Seething & Breathing: An anger management technique

You’re driving on the highway, relaxed and involved in a daydream when suddenly you realize your exit is approaching sooner than anticipated. You put your turn-signal on to change lanes, but car after car refuses to make room for you. You speed up so you can dart quickly in front of that blue Honda, but the other driver races menacingly ahead as well.

Featured Image:Amy McTigue / CC 2.0

And did he just give you a dirty look? Hmmm, if he thinks he can make you miss the movie theater previews, he’s got another thing coming. You’ll show him! You use an ominous finger gesture while explaining to your confused child that you’re just checking which way the wind is blowing.

As you step on the accelerator to gain speed, you may be aware of something else that’s rapidly picking-up tempo. That’s right, your breathing has been quickening by the second! And your muscles are tensing as cortisol and adrenalin are freely flowing. By this time, you may need to skip the movie and head to your cardiologist’s office because none of this is heart healthy.

You’re probably quite familiar with the above scenario. And if your frustration and anger isn’t road-rage related, chances are you may experience it wherever people gather, i.e. the DMV, a concert, the beach, the workplace, grocery store, or even gathered around your own kitchen table with family. Basically when you can’t control other people (and isn’t that always the case?!) but still have a certain expectation of how their behavior should be, then irritation, resentment and even wrath can be triggered. These negative and destructive emotions in turn will greatly influence your breathing, which then significantly impacts your health.

How to break this vicious cycle? Well if feeling anger results in short, staccato and rapid respiration, then can the reverse be true? Can you deliberately breathe in a contrasting way to produce the opposite emotion of anger? The answer is yes. Much research has been done on breathing and reversing emotional upset and a direct cause and effect have been specifically linked. The old adage to “count to ten when you feel yourself losing your temper” was good advice, but you can do more than that.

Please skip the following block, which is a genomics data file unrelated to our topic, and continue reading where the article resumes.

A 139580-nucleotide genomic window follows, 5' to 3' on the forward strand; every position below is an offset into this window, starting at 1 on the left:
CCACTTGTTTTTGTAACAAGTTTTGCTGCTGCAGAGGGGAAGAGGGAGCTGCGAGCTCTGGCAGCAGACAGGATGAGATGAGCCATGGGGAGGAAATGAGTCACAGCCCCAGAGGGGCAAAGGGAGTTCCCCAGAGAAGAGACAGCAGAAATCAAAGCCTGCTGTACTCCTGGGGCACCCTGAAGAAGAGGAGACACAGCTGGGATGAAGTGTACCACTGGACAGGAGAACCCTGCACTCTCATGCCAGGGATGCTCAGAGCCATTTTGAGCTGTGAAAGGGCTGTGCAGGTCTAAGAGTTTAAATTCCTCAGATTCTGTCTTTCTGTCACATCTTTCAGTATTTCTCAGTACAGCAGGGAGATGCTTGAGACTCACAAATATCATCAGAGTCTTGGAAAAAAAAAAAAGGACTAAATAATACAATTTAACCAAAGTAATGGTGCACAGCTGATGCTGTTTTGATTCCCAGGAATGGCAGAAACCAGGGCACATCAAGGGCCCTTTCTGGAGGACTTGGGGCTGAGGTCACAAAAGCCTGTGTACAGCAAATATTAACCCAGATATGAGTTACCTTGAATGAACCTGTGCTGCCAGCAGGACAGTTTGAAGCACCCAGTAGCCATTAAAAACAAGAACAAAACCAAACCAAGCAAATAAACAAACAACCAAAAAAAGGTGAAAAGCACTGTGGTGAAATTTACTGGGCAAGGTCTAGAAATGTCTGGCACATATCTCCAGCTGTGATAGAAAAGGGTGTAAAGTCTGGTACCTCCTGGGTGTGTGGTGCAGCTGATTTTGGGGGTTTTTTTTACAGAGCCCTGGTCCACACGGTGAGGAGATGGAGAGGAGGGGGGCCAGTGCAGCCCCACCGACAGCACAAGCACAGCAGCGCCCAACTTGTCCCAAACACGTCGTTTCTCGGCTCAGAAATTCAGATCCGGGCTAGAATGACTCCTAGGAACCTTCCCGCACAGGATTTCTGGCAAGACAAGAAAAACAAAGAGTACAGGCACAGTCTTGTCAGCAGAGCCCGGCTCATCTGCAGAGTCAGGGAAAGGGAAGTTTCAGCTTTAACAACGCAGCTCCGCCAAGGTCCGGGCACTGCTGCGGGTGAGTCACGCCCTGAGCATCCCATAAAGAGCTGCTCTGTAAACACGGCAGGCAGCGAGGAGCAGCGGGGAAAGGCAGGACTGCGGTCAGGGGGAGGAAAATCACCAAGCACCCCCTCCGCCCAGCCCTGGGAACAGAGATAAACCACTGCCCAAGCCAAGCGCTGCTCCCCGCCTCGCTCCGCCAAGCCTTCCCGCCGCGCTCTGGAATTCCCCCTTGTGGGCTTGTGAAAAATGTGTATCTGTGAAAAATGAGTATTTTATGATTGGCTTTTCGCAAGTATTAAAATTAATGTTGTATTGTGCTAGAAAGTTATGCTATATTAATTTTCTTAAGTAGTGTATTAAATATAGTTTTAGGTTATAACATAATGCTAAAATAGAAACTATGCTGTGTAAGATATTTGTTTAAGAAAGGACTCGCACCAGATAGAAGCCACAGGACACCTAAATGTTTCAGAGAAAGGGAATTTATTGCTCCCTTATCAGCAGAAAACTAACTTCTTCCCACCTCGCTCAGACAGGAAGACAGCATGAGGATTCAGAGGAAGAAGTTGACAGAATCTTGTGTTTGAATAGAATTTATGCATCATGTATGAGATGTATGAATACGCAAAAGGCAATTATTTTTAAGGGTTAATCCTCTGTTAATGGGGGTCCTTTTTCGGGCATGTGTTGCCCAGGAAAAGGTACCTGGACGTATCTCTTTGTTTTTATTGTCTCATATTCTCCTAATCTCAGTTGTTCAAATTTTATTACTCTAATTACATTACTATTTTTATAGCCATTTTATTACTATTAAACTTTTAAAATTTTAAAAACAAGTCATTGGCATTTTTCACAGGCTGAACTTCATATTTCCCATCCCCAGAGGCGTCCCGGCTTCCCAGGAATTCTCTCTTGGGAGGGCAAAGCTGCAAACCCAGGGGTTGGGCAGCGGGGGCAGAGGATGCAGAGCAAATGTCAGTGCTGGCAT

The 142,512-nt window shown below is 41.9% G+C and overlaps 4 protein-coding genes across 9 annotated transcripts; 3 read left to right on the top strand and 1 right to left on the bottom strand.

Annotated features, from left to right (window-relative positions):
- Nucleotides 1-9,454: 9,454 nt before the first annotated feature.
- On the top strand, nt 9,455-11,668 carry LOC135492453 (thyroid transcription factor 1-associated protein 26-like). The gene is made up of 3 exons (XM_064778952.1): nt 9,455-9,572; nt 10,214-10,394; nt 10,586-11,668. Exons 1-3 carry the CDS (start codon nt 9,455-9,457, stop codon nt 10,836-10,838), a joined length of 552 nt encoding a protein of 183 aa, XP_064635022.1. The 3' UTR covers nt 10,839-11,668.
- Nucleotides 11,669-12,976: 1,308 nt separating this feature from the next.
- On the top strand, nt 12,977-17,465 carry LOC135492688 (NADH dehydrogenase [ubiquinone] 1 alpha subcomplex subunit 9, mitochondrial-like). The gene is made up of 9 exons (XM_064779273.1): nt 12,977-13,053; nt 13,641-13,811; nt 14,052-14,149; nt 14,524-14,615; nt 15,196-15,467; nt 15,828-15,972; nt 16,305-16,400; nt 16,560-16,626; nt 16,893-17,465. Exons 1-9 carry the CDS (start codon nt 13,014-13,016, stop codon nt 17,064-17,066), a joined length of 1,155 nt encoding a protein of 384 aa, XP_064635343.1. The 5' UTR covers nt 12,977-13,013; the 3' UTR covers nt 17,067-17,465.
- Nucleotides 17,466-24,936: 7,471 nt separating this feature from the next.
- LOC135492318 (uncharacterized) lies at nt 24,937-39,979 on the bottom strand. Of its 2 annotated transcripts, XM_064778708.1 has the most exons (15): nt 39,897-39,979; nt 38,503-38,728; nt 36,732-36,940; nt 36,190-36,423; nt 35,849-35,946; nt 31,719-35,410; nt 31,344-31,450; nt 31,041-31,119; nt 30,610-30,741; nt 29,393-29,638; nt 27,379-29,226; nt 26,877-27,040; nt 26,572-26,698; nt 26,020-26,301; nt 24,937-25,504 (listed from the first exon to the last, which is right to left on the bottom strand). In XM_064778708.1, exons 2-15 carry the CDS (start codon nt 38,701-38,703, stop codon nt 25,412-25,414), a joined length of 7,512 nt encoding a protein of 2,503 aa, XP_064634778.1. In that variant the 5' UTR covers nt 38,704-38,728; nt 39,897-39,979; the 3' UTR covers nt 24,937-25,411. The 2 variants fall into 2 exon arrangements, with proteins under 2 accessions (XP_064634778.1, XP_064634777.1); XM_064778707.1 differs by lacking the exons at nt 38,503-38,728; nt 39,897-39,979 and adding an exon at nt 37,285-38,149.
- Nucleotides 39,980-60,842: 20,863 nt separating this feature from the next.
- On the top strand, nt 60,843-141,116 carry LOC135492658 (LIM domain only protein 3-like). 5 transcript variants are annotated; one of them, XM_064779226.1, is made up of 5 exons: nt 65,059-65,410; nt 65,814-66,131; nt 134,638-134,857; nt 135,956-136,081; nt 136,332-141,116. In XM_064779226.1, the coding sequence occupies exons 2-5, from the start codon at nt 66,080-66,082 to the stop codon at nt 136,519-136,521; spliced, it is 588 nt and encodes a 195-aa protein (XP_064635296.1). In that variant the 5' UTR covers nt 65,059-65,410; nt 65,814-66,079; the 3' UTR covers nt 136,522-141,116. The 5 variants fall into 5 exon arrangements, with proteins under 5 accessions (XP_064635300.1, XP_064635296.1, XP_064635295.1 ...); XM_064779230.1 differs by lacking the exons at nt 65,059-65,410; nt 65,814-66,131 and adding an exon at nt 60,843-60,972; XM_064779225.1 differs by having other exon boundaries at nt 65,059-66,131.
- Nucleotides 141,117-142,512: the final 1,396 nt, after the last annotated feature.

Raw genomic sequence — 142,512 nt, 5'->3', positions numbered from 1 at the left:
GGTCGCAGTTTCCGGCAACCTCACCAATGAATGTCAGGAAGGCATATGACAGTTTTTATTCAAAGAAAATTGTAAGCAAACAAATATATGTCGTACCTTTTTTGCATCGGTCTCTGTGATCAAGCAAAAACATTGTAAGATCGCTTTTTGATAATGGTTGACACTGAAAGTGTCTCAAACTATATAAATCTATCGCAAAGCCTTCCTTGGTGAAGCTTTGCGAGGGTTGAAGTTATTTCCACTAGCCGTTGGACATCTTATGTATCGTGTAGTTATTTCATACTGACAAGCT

To elicit serenity, try inhaling and exhaling consciously in a slow and deep manner through the nose. Breathing deeply from your diaphragm with your ribcage extremely relaxed will help calm down angry emotions and may even convert them to joy! Picture your breath coming up from your “gut” and slowly repeat a calming word or phrase such as “bliss” or “harmony.” Shallow breaths from your chest won’t help you achieve your goal here so always visualize deep belly breaths.

But not all your ire is always aimed at others. Many times the real source of your fury will be self-directed. You may curse at your own ineptitude, put yourself down and berate yourself for perceived shortcomings ceaselessly throughout the day. Sometimes it’s a parental voice or another authoritative figure playing on an endless loop inside your head. This is even more insidious because (as you were taught in your psych 101 class) anger turned inward can result in chronic depression.

The real key to managing your emotional health through breathwork is not just implementing it as an emergency fix when you’re in the throes of a strong rage, but practicing it daily as part of your routine just like you brush your teeth.

I’ll leave you with my simple rhyming phrase to help you remember to incorporate the above breathing technique proactively and preemptively . . .

“I’d rather be relieving than seething – – therefore I’m gonna practice deep-breathing!”


Philippot, P. & Blairy, S. (2010). Respiratory Feedback in the Generation of Emotion, Cognition and Emotion, Vl. 16, No 5 (August 2002), pp. 605-627

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